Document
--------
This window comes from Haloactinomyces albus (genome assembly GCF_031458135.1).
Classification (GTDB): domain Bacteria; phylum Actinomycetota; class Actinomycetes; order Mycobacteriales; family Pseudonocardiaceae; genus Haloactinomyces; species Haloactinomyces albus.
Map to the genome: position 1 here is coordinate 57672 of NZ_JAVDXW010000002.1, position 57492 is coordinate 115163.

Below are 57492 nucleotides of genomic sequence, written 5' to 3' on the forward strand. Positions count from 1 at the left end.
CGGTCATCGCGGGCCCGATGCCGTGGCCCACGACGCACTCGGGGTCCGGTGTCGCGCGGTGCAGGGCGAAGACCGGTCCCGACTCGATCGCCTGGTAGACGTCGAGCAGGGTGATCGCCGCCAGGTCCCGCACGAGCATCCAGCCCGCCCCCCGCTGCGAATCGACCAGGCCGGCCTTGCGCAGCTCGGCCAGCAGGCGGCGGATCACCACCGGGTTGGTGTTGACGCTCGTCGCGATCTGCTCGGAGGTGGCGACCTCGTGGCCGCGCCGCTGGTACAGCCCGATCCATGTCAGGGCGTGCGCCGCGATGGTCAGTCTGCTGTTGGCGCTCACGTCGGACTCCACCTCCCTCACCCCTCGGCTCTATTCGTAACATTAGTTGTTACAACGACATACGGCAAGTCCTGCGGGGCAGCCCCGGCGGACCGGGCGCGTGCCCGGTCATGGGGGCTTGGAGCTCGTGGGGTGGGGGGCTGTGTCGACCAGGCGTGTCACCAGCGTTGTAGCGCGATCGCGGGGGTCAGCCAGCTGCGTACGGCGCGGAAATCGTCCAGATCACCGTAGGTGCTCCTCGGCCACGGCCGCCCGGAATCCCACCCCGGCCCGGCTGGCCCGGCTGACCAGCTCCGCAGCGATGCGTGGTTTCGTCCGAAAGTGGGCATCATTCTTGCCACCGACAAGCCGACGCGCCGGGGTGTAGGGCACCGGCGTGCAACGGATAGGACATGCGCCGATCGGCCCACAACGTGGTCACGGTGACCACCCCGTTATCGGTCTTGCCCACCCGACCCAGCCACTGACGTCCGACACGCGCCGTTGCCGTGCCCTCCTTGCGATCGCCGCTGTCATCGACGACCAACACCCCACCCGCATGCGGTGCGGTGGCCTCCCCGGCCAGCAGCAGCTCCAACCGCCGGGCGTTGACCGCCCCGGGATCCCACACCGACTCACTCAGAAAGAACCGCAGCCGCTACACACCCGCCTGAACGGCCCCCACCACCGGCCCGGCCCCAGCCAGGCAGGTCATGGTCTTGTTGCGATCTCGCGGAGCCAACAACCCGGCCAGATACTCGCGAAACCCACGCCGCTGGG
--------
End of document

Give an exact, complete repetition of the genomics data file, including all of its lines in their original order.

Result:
This window comes from Haloactinomyces albus (genome assembly GCF_031458135.1).
Classification (GTDB): domain Bacteria; phylum Actinomycetota; class Actinomycetes; order Mycobacteriales; family Pseudonocardiaceae; genus Haloactinomyces; species Haloactinomyces albus.
Map to the genome: position 1 here is coordinate 57672 of NZ_JAVDXW010000002.1, position 57492 is coordinate 115163.

Below are 57492 nucleotides of genomic sequence, written 5' to 3' on the forward strand. Positions count from 1 at the left end.
CGGTCATCGCGGGCCCGATGCCGTGGCCCACGACGCACTCGGGGTCCGGTGTCGCGCGGTGCAGGGCGAAGACCGGTCCCGACTCGATCGCCTGGTAGACGTCGAGCAGGGTGATCGCCGCCAGGTCCCGCACGAGCATCCAGCCCGCCCCCCGCTGCGAATCGACCAGGCCGGCCTTGCGCAGCTCGGCCAGCAGGCGGCGGATCACCACCGGGTTGGTGTTGACGCTCGTCGCGATCTGCTCGGAGGTGGCGACCTCGTGGCCGCGCCGCTGGTACAGCCCGATCCATGTCAGGGCGTGCGCCGCGATGGTCAGTCTGCTGTTGGCGCTCACGTCGGACTCCACCTCCCTCACCCCTCGGCTCTATTCGTAACATTAGTTGTTACAACGACATACGGCAAGTCCTGCGGGGCAGCCCCGGCGGACCGGGCGCGTGCCCGGTCATGGGGGCTTGGAGCTCGTGGGGTGGGGGGCTGTGTCGACCAGGCGTGTCACCAGCGTTGTAGCGCGATCGCGGGGGTCAGCCAGCTGCGTACGGCGCGGAAATCGTCCAGATCACCGTAGGTGCTCCTCGGCCACGGCCGCCCGGAATCCCACCCCGGCCCGGCTGGCCCGGCTGACCAGCTCCGCAGCGATGCGTGGTTTCGTCCGAAAGTGGGCATCATTCTTGCCACCGACAAGCCGACGCGCCGGGGTGTAGGGCACCGGCGTGCAACGGATAGGACATGCGCCGATCGGCCCACAACGTGGTCACGGTGACCACCCCGTTATCGGTCTTGCCCACCCGACCCAGCCACTGACGTCCGACACGCGCCGTTGCCGTGCCCTCCTTGCGATCGCCGCTGTCATCGACGACCAACACCCCACCCGCATGCGGTGCGGTGGCCTCCCCGGCCAGCAGCAGCTCCAACCGCCGGGCGTTGACCGCCCCGGGATCCCACACCGACTCACTCAGAAAGAACCGCAGCCGCTACACACCCGCCTGAACGGCCCCCACCACCGGCCCGGCCCCAGCCAGGCAGGTCATGGTCTTGTTGCGATCTCGCGGAGCCAACAACCCGGCCAGATACTCGCGAAACCCACGCCGCTGGG